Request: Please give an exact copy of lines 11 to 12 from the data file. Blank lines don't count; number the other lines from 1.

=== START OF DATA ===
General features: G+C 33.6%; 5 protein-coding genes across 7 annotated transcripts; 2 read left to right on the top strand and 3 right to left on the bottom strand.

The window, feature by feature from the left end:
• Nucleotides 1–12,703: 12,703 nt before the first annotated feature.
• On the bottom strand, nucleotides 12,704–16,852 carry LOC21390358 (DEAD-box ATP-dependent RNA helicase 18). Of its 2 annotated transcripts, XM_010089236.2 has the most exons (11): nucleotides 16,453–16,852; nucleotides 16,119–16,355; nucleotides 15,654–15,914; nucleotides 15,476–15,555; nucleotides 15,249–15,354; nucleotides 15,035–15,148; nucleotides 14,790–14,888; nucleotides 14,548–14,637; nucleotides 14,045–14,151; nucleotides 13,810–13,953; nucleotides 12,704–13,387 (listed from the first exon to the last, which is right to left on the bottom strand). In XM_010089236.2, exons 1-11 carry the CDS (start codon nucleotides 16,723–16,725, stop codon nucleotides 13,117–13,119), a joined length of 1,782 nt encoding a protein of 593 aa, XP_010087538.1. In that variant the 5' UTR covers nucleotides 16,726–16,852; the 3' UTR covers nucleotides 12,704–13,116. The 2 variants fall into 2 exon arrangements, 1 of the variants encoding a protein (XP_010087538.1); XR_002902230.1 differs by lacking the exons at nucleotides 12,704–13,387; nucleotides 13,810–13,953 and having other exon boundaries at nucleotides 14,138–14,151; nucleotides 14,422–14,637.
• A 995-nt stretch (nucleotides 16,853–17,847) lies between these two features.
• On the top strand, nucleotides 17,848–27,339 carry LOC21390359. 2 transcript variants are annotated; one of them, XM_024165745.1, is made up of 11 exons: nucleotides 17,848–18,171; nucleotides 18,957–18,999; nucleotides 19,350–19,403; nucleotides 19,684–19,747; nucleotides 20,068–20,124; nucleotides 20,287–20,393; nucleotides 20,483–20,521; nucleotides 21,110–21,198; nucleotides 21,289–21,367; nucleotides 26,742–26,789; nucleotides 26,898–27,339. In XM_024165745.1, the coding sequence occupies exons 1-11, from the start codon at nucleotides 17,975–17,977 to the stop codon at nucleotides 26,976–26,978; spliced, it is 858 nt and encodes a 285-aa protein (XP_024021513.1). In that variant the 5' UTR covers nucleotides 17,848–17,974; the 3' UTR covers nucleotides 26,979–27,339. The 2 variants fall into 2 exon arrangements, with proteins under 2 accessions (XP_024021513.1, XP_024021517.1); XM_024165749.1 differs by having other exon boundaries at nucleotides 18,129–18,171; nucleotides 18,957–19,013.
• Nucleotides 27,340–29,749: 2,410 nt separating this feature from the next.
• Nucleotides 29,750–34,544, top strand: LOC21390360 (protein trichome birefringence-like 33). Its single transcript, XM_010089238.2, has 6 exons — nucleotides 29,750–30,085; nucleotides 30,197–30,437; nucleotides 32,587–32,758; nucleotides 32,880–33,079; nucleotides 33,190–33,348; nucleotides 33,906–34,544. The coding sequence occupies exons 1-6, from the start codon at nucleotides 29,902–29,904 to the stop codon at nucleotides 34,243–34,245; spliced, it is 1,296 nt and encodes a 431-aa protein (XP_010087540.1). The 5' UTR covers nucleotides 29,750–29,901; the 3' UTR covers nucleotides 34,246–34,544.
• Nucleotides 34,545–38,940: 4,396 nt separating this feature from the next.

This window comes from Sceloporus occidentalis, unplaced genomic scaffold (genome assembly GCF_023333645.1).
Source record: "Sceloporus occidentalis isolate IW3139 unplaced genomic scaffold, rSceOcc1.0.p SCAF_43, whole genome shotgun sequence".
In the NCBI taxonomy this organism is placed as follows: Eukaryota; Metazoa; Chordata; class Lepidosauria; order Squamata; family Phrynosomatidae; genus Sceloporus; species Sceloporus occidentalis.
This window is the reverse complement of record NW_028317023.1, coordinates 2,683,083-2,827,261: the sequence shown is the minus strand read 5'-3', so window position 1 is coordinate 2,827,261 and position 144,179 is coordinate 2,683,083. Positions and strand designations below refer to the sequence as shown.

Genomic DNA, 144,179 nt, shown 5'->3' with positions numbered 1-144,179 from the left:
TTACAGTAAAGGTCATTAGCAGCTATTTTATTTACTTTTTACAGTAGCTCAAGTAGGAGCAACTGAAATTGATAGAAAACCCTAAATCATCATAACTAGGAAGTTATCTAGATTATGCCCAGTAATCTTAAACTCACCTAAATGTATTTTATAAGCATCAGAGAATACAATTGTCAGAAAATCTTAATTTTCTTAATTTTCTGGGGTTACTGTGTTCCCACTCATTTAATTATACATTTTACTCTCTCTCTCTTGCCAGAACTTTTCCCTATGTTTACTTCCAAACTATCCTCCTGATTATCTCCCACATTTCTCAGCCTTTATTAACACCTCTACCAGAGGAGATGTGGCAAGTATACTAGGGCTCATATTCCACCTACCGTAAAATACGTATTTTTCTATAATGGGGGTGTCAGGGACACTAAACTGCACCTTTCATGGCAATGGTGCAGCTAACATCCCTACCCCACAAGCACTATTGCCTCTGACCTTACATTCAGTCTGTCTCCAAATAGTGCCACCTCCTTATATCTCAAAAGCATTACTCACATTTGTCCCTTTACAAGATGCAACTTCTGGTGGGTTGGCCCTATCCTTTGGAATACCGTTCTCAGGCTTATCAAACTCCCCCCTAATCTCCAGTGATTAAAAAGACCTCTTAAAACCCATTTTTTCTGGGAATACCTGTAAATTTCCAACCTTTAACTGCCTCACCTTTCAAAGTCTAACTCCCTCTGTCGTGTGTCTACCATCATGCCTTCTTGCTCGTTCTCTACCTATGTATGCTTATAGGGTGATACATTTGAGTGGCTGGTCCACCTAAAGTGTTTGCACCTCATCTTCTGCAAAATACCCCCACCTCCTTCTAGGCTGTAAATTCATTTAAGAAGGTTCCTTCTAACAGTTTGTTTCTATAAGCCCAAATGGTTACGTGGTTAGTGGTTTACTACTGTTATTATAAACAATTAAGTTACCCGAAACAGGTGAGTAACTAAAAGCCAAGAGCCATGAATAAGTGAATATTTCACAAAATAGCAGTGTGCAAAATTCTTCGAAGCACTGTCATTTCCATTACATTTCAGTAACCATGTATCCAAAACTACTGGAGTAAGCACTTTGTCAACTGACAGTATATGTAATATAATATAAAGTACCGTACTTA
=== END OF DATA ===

Source record: "Sceloporus occidentalis isolate IW3139 unplaced genomic scaffold, rSceOcc1.0.p SCAF_43, whole genome shotgun sequence".
In the NCBI taxonomy this organism is placed as follows: Eukaryota; Metazoa; Chordata; class Lepidosauria; order Squamata; family Phrynosomatidae; genus Sceloporus; species Sceloporus occidentalis.